Some public health experts and union advocates believe that the measures are not strict enough to protect cashiers, other employees and customers. For example, large retailers like Kroger, Target and Whole Foods do not require customers to wear masks, except in the states and cities where they are required. And workers complain that the requirements are often not met.
Sneeze protectors and self-checkout
Although the Department of Labor Occupational Safety and Health Administration says stores should consider opening another cash register to keep workers safe, this is not a requirement and many stores do not. Take that step, said John Grant, president of United Food Local 770. and commercial workers in California, who represent 20,000 grocers. About 27% of the workers in the local who became ill were cashiers, said Grant.
Eric Feigl-Ding, epidemiologist and health economist at the Harvard Chan School of Public Health, said that cashiers “need N95 masks as much as health workers”. He believes that all stores should also give their cashiers face shields because many coronavirus carriers are asymptomatic. Stores in China are disinfecting cash, and the United States “should do it at some point.”
Cashiers also say that the limits on the number of customers inside stores are applied unevenly and that it is difficult to separate customers into lines. At Walz de Kunz in Aurora, for example, the local public health department briefly ordered the store to be closed partly due to complaints of “lack of social distancing” and “too many people in the store at one time”. The department has since authorized the store to reopen and said it had “good safety and health measures in place.”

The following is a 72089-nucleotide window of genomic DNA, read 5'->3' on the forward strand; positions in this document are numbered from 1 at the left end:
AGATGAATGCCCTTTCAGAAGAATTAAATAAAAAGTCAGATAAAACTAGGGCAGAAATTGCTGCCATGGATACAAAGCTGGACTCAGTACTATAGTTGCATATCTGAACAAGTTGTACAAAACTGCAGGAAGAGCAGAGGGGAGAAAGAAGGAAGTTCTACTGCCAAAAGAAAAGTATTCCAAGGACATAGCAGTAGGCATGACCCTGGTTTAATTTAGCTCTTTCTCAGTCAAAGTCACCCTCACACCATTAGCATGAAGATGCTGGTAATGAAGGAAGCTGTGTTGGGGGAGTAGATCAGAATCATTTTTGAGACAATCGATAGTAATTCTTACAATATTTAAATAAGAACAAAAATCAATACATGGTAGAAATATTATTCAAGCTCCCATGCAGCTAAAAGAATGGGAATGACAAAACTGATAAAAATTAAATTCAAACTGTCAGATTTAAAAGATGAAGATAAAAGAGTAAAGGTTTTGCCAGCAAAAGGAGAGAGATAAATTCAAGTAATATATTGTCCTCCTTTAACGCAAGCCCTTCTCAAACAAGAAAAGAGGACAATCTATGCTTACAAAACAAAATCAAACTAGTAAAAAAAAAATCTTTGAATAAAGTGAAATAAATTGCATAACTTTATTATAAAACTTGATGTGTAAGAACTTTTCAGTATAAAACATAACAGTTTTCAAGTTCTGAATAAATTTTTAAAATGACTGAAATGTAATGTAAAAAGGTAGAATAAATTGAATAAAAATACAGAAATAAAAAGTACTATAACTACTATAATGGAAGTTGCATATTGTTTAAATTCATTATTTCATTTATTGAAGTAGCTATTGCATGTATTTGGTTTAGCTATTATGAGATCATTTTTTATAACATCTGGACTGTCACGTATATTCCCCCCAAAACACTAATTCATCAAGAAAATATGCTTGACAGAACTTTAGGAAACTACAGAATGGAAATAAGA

The plexiglass barriers that companies have erected are of limited help, say some cashiers, as customers lean over or around the barriers to speak to them.
“It doesn’t cover us properly,” said a Target cashier in Louisiana, affiliated with the workers’ defense group Target Workers Unite, who asked for anonymity for fear of reprisals. “There is a considerable difference in the plexiglass on each register. “
A Target representative declined to comment on the plexiglass, but said “we have introduced dozens of new security measures in our stores”, including reminding customers, via loudspeakers, to abide by social distancing rules.
“In any situation, if a team member feels uncomfortable performing a specific task, we encourage him to have a conversation with his leader to determine if there are other tasks that it could perform, “said the retailer.
In recent years, companies have expanded the use of automatic teller machines, but there are also risks. “Self-payment can make physical distance difficult because of the frequent need for customer support,” says the California Occupational Safety and Health Administration in its guidelines.
Employees must clean up stations after each customer, retail workers say, and managing liquor purchases is particularly difficult. This is because a worker has to come and ask the client for ID, the client has to remove a mask, and then the worker has to check to make sure they match.
There are other concerns: “When self-paying, customers tend to clutter you up when they need help, even with reminders of social distancing,” said a target worker in Carolina Nord who is behind the part-time cash register and also helps with self-payment. . This employee spoke on condition of anonymity. The target declined to comment.